Process sensors are mechanical/electrical devices that can fail for various reasons. “Hard” failures of the sensor occur when the sensors are no longer within the design operating range or no longer operating (e.g., fail high, fail low, fail as-is) – obvious failures. “Sensor drift” is the phenomena of process sensors deviating over time from their “absolute” calibrated value because of mechanical or electrical reasons so they are no longer as accurate as thought (what I call “subtle” failures). These subtle failures have caused catastrophic failures and also have prevented processes from operating in optimal conditions because of the loss of process sensor accuracy.
Sensor drift issues are not hard failures as the sensor values are still within the design range and the deviation is generally very small over time. However, depending on the process this can still be a reliability or safety problem. Consequently, for nuclear regulatory and plant operational reasons, I was performing detailed analyses of process sensors and equipment forensics long before I got involved with cyber security. Because I was skeptical of the long term accuracy of the sensors, one of the projects I performed while managing the EPRI Fossil Plant Instrumentation and Control Systems Program was to evaluate process sensors in actual (fossil) power plant operation for sensor drift – and yes they did! The only way to monitor for sensor drift is monitor the raw sensor signals in real time which is what we did before Ethernet networks came along. However, because of the filtering of the serial-to-Ethernet convertors, it is not possible to accurately monitor sensor drift at the Ethernet packet level as it MUST be done at the raw signal level. This can easily be overlooked if one is too quick to apply an IT template to what amounts to an engineering safety problem.
January 3rd, 2019, SecurityWeek had the following article - https://www.securityweek.com/ics-security-experts-share-interesting-stories . The following was the only case that actually affected control systems and not just identified unexploited vulnerabilities. According to Paul Smith, director, product research and strategy, Nozomi Networks: “The main priority for operators in the midstream oil and gas industry is to keep their product flowing through pipelines in a secure and safe manner. It is also critical that operators have visibility to mitigate any cybersecurity issues and detect any potential outages which could have an impact on their services. When visibility into what is really happening is reduced, significant problems and costs can arise. This is unfortunately what happened with a major pipeline organization when a PLC went down and caused the company $1.9 million in lost revenue and downtime.In this case, the problem with the PLC was that it suffered from ‘ghost drift’. This is when a device slowly and quietly slips out of scope over such a long period time that no one ever notices. When the PLC started to fail, it skewed the numbers ever so slightly that it was not noticeable, and it was only once the real damage was done that the problem was finally spotted. This scenario highlights the importance of operators of critical infrastructure deploying solutions which have the capability to detect when devices start to drift or operate incorrectly. Today’s ICS network monitoring solutions alert the operator that it’s time to take a closer look before another unplanned downtime incident wracks up a $1.9 million loss. These solutions help oil and gas operators around the world see and secure their critical industrial control networks and provide real-time visibility to manage cyber risk and improve resilience within these environments.”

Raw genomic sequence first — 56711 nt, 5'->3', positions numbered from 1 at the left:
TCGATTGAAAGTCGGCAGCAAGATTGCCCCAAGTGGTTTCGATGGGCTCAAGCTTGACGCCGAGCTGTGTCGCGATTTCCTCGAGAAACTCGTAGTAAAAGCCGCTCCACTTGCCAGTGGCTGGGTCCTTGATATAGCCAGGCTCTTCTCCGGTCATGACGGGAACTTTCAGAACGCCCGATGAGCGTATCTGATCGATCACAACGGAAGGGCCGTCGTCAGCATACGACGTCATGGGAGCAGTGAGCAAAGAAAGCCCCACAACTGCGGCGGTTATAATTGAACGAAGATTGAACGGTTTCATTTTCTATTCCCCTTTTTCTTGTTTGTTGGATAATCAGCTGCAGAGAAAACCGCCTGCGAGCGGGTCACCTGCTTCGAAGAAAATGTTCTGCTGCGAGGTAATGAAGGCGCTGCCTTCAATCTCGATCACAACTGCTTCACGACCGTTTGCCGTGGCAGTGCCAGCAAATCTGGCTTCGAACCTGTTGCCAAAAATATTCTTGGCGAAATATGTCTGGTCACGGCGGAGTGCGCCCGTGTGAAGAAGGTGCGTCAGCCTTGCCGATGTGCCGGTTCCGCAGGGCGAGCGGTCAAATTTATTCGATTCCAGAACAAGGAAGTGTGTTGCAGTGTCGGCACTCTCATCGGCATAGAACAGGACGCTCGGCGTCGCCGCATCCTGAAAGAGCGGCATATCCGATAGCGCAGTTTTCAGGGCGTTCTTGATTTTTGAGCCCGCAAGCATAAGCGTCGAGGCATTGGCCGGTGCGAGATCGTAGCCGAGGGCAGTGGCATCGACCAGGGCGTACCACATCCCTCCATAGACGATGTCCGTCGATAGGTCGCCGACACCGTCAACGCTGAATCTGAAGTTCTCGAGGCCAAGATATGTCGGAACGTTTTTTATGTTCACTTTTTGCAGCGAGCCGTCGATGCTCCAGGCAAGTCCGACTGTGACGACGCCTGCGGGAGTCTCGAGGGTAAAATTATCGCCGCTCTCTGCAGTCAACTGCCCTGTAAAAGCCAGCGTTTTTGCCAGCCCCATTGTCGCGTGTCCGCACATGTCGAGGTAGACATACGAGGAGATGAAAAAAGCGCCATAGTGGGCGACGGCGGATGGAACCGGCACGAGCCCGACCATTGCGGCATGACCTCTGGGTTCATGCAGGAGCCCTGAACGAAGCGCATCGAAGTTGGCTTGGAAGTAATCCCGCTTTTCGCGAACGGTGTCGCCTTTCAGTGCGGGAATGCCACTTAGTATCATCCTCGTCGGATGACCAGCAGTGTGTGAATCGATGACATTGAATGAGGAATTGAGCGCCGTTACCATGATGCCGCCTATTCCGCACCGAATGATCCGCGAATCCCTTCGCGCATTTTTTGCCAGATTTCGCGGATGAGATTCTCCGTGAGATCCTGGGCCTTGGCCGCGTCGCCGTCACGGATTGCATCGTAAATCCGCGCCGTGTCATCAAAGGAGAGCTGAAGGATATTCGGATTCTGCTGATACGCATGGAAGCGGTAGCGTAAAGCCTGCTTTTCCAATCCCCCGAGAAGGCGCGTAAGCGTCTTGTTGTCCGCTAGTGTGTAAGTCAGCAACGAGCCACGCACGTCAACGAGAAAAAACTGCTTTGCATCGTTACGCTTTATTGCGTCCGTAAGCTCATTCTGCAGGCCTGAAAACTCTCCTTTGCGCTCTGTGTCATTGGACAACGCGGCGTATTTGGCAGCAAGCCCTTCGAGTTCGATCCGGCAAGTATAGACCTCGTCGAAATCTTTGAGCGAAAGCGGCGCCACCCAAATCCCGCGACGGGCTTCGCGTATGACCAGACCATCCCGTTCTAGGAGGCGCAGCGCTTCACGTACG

There are several concerns with Paul’s statements. Firstly, there is no so such thing as “ghost drift” of a PLC as digital devices such as PLCs don’t drift. However, process sensors can drift. His statement that “Today’s ICS network monitoring solutions alert the operator that it’s time to take a closer look before another unplanned downtime incident wracks up a $1.9 million loss” is correct, but only to a point. Such monitoring would have to be at the raw sensor level not at the network level. There have been sensor hacking demonstrations that show that neither the PLC nor HMI would be aware of a malicious compromise or unintentional drifting sensor if the hack or drift occurred before the sensor input became an Ethernet packet. Sensor drift is apparently what occurred in the Nozomi case history. Consequently, the common misperception that an OT network monitoring solution from any OT network monitoring vendor can find subtle process sensor issues (e.g., sensor drift when the sensor is still in normal operating range, clogged sensing lines when the sensor is still in operating range, etc.) amply demonstrates the need for the engineering community to be involved.
I will be giving a presentation on process sensor issues (with SIGA) January 17, 2019 at the S4 Conference and preparing a paper on process sensor cyber security for the 2019 Texas A&M Instrumentation and Automation Symposium.